Four primordial immunoglobulin light chain isotypes, including lambda and kappa, identified in the most primitive living jawed vertebrates.

Department of Microbiology and Immunology, University of Maryland School of Medicine, Baltimore, MD 21201, USA.
European Journal of Immunology (Impact Factor: 4.52). 11/2007; 37(10):2683-94. DOI: 10.1002/eji.200737263
Source: PubMed

ABSTRACT The discovery of a fourth immunoglobulin (Ig) light (L) chain isotype in sharks has revealed the origins and natural history of all vertebrate L chains. Phylogenetic comparisons have established orthology between this new shark L chain and the unique Xenopus L chain isotype sigma. More importantly, inclusion of this new L chain family in phylogenetic analyses showed that all vertebrate L chains can be categorized into four ancestral clans originating prior to the emergence of cartilaginous fish: one restricted to elasmobranchs (sigma-cart/type I), one found in all cold-blooded vertebrates (sigma/teleost type 2/elasmobranch type IV), one in all groups except bony fish (lambda/elasmobranch type II), and one in all groups except birds (kappa/elasmobranch type III/teleost type 1 and 3). All four of these primordial L chain isotypes (sigma, sigma-cart, lambda and kappa) have maintained separate V region identities since their emergence at least 450 million years ago, suggestive of an ancient physiological distinction of the L chains. We suggest that, based upon unique, discrete sizes of complementarity determining regions 1 and 2 and other features of the V region sequences, the different L chain isotypes arose to provide different functional conformations in the Ig binding site when they pair with heavy chains.

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    ABSTRACT: Citation: Manohar M, Khan H, Shukla V, Das V, Agarwal A, et al. (2014) Proteomic Identification and Analysis of Human Endometrial Proteins Associated with Unexplained Infertility. J Proteomics Bioinform 7: 359-366. doi:10.4172/ jpb.1000340 Copyright: © 2014 Manohar M, et al. This is an open-access article distributed under the terms of the Creative Commons Attribution License, which permits unrestricted use, distribution, and reproduction in any medium, provided the original author and source are credited Abstract Unexplained infertility (UI) represents about 25-30% of all known types of female infertility. To date, UI remains an unsolved problem in a subgroup of infertile but otherwise healthy women and the molecular causes of UI are not yet known. In the current study, we have compared and analyzed the proteomic profile of receptive phase (LH+7) endometrium from fertile and infertile women, with a view to identify the appropriate protein target signatures that may be responsible for defective endometrial receptivity as a cause of UI. 12 Differentially expressed proteins (8 up-regulated and 4 down-regulated) were identified by Liquid Chromatography-Mass Spectrometric analysis. These differentially expressed proteins were involved in immunological response, glycolytic pathway, lipid metabolism, blood agglutination, protein synthesis, molecular chaperone, antioxidant system, mitochondrial ATP generation, and Ca +2 signalling. The expression of four differentially expressed proteins such as HSPβ-1, Apolipoprotein-A1, IGK@ protein, and RPLP2 were further validated by immunoblotting and immuno-histochemical analysis in separate biopsy samples, and also in in-vitro experimental model of decidualization of human endometrial stromal cells (hESCs). These proteins may have functional significance as regards the initiation and maintenance of the window of receptivity. Results of this study might be helpful in understanding the molecular basis of endometrial defects in a subset of infertile women having normal ovulation and hormonal profile. To our understanding, this is the first study to demonstrate the differential endometrial protein profiling in women with endometrium based-unexplained infertility.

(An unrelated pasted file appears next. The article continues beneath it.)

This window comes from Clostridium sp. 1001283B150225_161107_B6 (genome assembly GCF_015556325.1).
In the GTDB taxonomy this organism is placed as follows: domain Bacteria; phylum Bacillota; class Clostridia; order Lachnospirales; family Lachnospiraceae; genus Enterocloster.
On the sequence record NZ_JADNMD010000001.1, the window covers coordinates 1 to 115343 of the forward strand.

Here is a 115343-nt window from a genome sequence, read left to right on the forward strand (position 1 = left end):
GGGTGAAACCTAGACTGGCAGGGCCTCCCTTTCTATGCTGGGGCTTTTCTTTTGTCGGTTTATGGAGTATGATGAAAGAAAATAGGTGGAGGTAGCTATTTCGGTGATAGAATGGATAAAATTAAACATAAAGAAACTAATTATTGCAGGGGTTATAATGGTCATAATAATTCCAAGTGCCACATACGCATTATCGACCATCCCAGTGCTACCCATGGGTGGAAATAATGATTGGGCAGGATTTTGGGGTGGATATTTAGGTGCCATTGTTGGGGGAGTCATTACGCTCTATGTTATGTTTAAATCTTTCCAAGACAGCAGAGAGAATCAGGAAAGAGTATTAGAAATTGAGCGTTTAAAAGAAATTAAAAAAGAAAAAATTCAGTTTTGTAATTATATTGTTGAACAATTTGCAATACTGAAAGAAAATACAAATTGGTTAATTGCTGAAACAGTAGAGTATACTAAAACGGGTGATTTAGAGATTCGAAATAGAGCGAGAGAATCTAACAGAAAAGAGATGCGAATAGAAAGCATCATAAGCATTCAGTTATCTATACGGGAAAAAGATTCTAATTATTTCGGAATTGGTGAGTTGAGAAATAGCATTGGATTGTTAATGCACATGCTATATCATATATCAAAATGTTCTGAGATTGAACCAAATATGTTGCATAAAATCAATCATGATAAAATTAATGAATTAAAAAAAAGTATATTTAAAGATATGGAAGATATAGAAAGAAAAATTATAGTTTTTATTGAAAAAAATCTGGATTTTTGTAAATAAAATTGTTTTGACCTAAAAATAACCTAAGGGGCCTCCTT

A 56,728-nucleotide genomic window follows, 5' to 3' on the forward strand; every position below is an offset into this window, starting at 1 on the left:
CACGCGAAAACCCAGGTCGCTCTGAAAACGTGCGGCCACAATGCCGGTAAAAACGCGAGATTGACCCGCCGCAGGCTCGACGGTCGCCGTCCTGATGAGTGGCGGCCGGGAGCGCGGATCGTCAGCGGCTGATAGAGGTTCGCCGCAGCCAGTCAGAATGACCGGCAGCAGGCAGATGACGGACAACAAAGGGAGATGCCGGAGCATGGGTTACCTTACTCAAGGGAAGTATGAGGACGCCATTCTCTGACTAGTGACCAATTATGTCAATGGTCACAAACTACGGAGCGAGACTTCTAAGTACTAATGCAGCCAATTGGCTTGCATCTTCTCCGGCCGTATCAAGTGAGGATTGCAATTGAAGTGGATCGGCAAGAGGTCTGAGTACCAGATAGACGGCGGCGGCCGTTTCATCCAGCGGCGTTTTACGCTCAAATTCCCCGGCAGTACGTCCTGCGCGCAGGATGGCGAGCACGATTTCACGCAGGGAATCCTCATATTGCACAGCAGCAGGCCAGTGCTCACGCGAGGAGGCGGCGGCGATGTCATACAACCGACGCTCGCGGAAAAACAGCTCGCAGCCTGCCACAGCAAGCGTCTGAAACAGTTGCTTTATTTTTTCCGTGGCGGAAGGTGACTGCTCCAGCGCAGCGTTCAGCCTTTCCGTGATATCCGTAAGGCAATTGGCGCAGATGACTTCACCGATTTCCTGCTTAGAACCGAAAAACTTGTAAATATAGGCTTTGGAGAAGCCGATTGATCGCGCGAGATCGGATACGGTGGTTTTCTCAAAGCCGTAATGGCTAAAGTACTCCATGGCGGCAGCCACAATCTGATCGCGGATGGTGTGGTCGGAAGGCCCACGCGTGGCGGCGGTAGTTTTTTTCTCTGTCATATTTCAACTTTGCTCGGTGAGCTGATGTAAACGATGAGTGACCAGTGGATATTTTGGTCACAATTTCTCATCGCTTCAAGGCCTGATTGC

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    ABSTRACT: Although lymphocyte-like cells secreting somatically-recombining receptors have been identified in the jawless fishes (hagfish and lamprey), the cartilaginous fishes (sharks, skates, rays and chimaera) are the most phylogenetically distant group relative to mammals in which bona fide immunoglobulins (Igs) have been found. Studies of the antibodies and humoral immune responses of cartilaginous fishes and other cold-blooded vertebrates (bony fishes, amphibians and reptiles) are not only revealing information about the emergence and roles of the different Ig heavy and light chain isotypes, but also the evolution of specialised adaptive features such as isotype switching, somatic hypermutation and affinity maturation. It is becoming increasingly apparent that while the adaptive immune response in these vertebrate lineages arose a long time ago, it is most definitely not primitive and has evolved to become complex and sophisticated. This review will summarise what is currently known about the immunoglobulins of cold-blooded vertebrates and highlight the differences, and commonalities, between these and more "conventional" mammalian species.
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